A perfect fit for the 49ers' 3-4 scheme, DeForest Buckner reunites in San Francisco with former Oregon teammate Arik Armstead. Buckner was our top-graded interior defensive lineman in 2015, leading the nation with a +43.8 pass rush grade and ranking eighth against the run at +29.8. Perhaps just as impressive, he led the nation with 951 snaps and still kept up his incredible production. Buckner's a disruptive presence, capable of pushing the pocket, winning with his hands and adding excellent range in the run game to make plays. Buckner is the No. 2 player on the PFF Draft Board and the 49ers got a steal at No. 7 overall.
The top run-blocking guard in the class, Garnett is the best run blocker on the move and he will crush opponents at the point of attack. Coming out of Stanford's power/gap scheme, he pulled quite a bit and he's excellent at blocking through targets while on the move. It's an interesting fit for the 49ers and new head coach Chip Kelly (who likes to run more zone concepts), but Garnett will still have plenty of opportunities to block on the move, but also move defensive tackles on their inside zone concepts. Pass protection is an issue at times – he ranked 26th in the draft class at +2.8 – but Garnett's run blocking was too much to pass up for San Francisco.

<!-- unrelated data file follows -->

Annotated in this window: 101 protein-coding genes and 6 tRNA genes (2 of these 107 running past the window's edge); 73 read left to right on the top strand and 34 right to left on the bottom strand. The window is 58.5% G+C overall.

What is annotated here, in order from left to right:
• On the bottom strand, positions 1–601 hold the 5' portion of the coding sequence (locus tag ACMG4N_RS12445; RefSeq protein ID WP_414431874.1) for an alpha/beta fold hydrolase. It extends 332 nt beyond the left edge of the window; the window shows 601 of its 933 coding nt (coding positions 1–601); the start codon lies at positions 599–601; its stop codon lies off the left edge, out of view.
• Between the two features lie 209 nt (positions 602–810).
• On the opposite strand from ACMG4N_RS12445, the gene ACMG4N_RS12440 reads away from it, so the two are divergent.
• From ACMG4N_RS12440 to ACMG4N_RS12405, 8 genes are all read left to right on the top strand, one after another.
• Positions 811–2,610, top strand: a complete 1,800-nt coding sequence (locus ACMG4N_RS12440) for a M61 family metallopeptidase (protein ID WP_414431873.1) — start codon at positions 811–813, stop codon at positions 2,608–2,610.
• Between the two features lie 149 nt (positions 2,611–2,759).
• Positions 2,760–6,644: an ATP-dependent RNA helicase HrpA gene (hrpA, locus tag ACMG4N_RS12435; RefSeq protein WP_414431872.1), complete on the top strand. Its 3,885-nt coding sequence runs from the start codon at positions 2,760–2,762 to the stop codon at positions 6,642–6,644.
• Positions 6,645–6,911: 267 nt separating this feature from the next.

Steven Ruiz of USA TODAY's For The Win
The 49ers are building up their defense from the inside-out. Buckner eats up double teams in the run game and has the potential to develop into a top pass rusher. Offensive line is still San Francisco's biggest need, and passing up Laremy Tunsil — even after the Twitter video of him taking bong hits emerged — may be a move the team ends up regretting.